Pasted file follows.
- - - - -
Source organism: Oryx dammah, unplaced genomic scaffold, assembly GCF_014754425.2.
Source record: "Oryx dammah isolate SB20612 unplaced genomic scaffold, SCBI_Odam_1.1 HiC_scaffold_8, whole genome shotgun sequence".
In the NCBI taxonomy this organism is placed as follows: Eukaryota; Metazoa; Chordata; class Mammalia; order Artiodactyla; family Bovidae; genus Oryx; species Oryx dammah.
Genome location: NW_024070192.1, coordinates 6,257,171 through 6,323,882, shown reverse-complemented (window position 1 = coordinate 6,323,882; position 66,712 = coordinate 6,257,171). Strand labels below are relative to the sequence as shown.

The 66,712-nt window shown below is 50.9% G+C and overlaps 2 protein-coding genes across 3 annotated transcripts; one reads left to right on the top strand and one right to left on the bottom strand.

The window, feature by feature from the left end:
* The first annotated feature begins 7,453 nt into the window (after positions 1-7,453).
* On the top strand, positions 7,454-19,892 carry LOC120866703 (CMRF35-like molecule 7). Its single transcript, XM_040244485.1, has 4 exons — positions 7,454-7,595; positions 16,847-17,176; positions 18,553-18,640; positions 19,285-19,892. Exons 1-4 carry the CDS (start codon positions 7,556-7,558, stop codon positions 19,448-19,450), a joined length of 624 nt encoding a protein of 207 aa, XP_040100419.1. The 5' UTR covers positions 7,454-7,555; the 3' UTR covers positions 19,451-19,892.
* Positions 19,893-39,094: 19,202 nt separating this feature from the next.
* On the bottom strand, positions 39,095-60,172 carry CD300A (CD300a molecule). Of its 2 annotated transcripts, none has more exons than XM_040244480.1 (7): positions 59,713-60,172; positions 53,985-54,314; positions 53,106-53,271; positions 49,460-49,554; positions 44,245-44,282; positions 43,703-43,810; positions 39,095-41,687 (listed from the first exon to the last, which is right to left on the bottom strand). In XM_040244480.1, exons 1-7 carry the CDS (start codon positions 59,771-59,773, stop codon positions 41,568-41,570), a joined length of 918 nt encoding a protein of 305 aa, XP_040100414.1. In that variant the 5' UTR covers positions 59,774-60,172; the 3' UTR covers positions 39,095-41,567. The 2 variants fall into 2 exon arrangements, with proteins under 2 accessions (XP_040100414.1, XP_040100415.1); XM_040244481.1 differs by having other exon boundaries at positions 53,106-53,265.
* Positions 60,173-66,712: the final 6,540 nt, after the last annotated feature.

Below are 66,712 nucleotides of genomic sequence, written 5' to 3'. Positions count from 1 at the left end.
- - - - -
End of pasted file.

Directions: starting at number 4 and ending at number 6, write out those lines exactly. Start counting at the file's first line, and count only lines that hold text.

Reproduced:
Genome location: NW_024070192.1, coordinates 6,257,171 through 6,323,882, shown reverse-complemented (window position 1 = coordinate 6,323,882; position 66,712 = coordinate 6,257,171). Strand labels below are relative to the sequence as shown.

The 66,712-nt window shown below is 50.9% G+C and overlaps 2 protein-coding genes across 3 annotated transcripts; one reads left to right on the top strand and one right to left on the bottom strand.

The window, feature by feature from the left end: